December 15 2017
Our editor-in-chief is on the ground in Iceland to report from the inaugural Ultra World Championship.
If you caught the final 5 kilometers of the marathon at the IAAF World Championships, that was basically the whole race. And if you caught the final 400 meters of the marathon at the world championships, that was basically the tear-jerker of the race.
Amy Cragg quite literally stormed her way from an almost-distant fourth place into third at the line, capturing the first medal by an American woman in the marathon on the world stage since 1983. Say that three times fast.
She captured the bronze medal in a season’s best time of 2 hours, 27 minutes, 18 seconds. She clocked the same time as second place Edna Kiplagat and was only seven seconds off winner Rose Chelimo.
“I knew I would remember it forever, the point that made the race go good or go bad,” Cragg says about those final steps into history. “The pain was worth it to try and hopefully make the race go in my favor.”
She knew she was in the best shape of her life going into the marathon and that there was potential to do something special with such a deep field of talented runners. However, snagging a medal wasn’t necessarily her first thought; with a group that included Olympic bronze medalist and reigning world champion Mare Dibaba, a top-10 finish felt like a good day. And likening the majority of the race to a “jog” up until 35K meant that final 5K was going to be hammer time.
“I knew very early on it was going to be a slow race with a strong finish,” explains Cragg. “However, at 20K I was like, Okay, now it’s going to go. And it didn’t go. And at 25K I was waiting and it still didn’t go. It was kind of crazy that people waited so long [to make moves].”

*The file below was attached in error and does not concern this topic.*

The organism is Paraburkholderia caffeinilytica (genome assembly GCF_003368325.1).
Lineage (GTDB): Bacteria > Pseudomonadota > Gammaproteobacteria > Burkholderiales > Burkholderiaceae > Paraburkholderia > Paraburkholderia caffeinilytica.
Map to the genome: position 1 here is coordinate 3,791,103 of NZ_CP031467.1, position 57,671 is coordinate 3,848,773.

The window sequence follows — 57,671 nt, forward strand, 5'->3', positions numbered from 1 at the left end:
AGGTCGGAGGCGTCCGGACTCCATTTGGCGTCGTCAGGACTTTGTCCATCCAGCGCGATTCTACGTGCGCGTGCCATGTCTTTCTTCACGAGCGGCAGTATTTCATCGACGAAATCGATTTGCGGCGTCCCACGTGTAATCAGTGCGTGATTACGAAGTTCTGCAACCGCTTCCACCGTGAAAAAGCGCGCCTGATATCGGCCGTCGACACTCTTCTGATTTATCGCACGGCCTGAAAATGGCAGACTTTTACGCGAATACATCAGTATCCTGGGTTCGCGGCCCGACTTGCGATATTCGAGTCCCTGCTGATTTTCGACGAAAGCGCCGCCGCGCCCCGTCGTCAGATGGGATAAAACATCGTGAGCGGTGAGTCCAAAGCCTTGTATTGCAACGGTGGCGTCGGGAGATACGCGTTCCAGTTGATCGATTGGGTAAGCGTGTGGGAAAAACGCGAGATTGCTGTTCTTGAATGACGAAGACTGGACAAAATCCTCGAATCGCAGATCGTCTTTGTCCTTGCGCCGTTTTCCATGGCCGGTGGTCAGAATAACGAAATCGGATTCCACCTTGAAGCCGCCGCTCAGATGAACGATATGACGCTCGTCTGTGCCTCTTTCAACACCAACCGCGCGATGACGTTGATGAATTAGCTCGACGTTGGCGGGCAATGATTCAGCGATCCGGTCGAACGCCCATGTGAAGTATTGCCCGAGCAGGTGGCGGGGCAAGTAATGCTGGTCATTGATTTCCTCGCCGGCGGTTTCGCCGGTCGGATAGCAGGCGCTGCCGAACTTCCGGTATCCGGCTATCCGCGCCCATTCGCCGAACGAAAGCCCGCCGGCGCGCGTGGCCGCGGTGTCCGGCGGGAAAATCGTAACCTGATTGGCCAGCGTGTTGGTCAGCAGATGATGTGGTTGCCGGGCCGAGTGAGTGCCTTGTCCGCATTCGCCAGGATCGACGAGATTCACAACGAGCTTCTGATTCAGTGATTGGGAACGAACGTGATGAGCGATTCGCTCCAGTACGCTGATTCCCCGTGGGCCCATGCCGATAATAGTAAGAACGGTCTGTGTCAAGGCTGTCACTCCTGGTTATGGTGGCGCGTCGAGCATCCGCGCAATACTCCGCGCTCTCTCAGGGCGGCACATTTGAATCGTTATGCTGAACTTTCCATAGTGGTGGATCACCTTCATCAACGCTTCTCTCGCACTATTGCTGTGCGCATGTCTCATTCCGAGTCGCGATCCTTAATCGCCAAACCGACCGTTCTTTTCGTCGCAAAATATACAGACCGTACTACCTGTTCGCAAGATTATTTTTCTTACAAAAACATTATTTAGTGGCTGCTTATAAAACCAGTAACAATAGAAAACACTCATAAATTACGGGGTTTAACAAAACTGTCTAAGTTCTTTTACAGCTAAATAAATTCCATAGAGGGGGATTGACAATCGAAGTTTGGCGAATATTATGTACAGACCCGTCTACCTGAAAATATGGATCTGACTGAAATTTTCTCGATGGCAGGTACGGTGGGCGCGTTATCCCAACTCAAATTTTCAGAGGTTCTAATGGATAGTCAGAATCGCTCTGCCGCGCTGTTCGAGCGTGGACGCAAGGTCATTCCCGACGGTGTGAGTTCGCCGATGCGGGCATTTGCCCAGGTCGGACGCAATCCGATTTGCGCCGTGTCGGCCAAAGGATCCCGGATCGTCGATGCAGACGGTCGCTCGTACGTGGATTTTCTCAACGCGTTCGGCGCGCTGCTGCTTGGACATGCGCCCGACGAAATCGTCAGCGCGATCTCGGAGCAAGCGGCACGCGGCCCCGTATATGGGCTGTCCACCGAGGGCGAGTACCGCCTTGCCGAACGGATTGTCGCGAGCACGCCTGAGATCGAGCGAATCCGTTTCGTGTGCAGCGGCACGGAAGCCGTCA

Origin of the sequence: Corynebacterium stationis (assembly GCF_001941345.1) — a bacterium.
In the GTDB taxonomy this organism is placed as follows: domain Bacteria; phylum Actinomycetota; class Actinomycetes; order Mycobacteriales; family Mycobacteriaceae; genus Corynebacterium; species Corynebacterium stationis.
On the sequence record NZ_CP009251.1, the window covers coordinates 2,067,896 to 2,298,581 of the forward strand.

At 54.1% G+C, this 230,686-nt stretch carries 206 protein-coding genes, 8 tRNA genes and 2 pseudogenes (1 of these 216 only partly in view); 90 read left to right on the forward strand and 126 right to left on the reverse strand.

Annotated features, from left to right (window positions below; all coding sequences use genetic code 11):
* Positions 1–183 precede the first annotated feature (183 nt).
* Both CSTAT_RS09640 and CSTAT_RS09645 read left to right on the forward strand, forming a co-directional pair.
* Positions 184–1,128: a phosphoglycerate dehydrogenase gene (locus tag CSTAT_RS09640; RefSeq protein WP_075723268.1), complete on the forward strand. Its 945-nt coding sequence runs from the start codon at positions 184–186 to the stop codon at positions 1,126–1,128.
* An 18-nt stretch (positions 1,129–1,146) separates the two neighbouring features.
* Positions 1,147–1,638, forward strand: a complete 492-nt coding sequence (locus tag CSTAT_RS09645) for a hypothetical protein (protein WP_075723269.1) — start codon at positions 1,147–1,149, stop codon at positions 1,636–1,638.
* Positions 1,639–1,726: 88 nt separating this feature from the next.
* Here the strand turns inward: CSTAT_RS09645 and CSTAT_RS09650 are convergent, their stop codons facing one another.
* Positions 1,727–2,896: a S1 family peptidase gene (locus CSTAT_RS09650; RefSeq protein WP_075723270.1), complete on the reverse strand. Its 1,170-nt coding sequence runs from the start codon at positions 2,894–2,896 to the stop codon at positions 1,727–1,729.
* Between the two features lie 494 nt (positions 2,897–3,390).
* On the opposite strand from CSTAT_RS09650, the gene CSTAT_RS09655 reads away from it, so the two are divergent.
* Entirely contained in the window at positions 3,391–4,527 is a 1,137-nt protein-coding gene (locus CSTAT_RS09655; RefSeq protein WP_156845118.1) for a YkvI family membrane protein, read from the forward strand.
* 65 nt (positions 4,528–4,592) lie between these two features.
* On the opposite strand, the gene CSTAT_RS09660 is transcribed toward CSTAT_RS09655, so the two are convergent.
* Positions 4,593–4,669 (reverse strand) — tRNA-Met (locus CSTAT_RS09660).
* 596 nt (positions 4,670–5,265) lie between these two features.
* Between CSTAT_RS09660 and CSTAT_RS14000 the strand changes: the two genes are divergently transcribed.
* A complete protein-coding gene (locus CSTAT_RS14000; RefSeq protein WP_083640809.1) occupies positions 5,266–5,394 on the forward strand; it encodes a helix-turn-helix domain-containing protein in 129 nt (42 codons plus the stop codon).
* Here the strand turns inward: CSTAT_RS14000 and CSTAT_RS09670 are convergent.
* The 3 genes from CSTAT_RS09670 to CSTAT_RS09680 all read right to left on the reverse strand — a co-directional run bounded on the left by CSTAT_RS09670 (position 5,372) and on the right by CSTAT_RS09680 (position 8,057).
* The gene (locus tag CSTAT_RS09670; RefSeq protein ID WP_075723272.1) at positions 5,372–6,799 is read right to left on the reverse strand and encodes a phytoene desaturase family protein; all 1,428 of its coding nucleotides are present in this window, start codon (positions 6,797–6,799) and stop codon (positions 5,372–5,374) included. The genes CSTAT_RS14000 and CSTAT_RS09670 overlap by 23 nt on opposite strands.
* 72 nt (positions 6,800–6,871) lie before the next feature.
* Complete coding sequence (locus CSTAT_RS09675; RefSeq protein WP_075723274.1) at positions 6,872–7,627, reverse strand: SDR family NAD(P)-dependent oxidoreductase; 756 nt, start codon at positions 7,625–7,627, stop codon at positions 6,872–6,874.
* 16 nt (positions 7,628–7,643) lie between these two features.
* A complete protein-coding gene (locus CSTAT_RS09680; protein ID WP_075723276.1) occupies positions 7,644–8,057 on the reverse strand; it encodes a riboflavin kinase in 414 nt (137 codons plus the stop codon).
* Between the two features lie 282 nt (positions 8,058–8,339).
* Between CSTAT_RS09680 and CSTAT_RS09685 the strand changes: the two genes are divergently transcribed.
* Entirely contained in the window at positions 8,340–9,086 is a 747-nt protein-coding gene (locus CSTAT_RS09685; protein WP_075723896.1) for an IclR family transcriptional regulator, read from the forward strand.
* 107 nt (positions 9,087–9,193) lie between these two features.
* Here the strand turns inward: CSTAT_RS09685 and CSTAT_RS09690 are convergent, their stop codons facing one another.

Having so much support that she could see and hear along the course made those key 3.1 miles easier (if that’s even the best word) to navigate. Cragg’s coach, Jerry Schumacher, and husband Alistair were among the many cheering the 2016 Olympian on along the streets of London.
“There was one point where I was in fourth and I was falling back even more, and Jerry was like, ‘Amy, if you can stay in contact with her, if you can just get a little closer to her, you will get her in the last 800 meters,'” remembers Cragg. “And that was the point I was going to remember in this race. Whether I fight and dig deeper right now, or whether I give up at this point. This is that turning point in the race, where I decided to dig deeper.”
She dug deep enough to cross the line in an epic, inspirational third place, earning every single stripe and star on that American flag she draped around her shoulders, reminiscent of her tremendous victory at the Olympic Trials Marathon last year. Having now raced a marathon on two world stages between Rio and London, Cragg feels that she was “able to do more this year than I would in 2012,” the year she missed the Olympic marathon team as it headed to London. It’s almost like a serendipitous full circle that this world championship gave Cragg the opportunity to compete in London.
With training partner Shalane Flanagan recovering from injury—she scratched from the Boston Marathon earlier this year—Cragg had her husband pacing most of her long runs. But she did miss the social aspect of running with Flanagan, since something as intense as preparing for 26.2 miles doesn’t allow for much activity outside of running and resting.
“I was able to train with [Shalane] a little bit right before I left for altitude training. Her first couple of workouts were my last couple of workouts right before I left. So we did overlap a tiny bit,” explains Cragg. “Normally that’s the social part of my day, where I meet a friend and go run.” She laughs, adding, “She better stay healthy now because I really want her back! I really look forward to training with her again. She’s tearing it up right now.”
Flanagan, like dozens of other elites, tweeted her congratulations to her speedy teammate:
Cragg’s outstanding race was for so many of us what running is all about—digging so deep that it hurts the worst, but it feels the best to give that intense of an effort. When it comes down to the wire like that, it’s almost visible to the spectator that you stop running with your legs and start pulling yourself through from your heartstrings. And the emotions that poured off her cheeks and onto the flag proved that to be 100 percent true.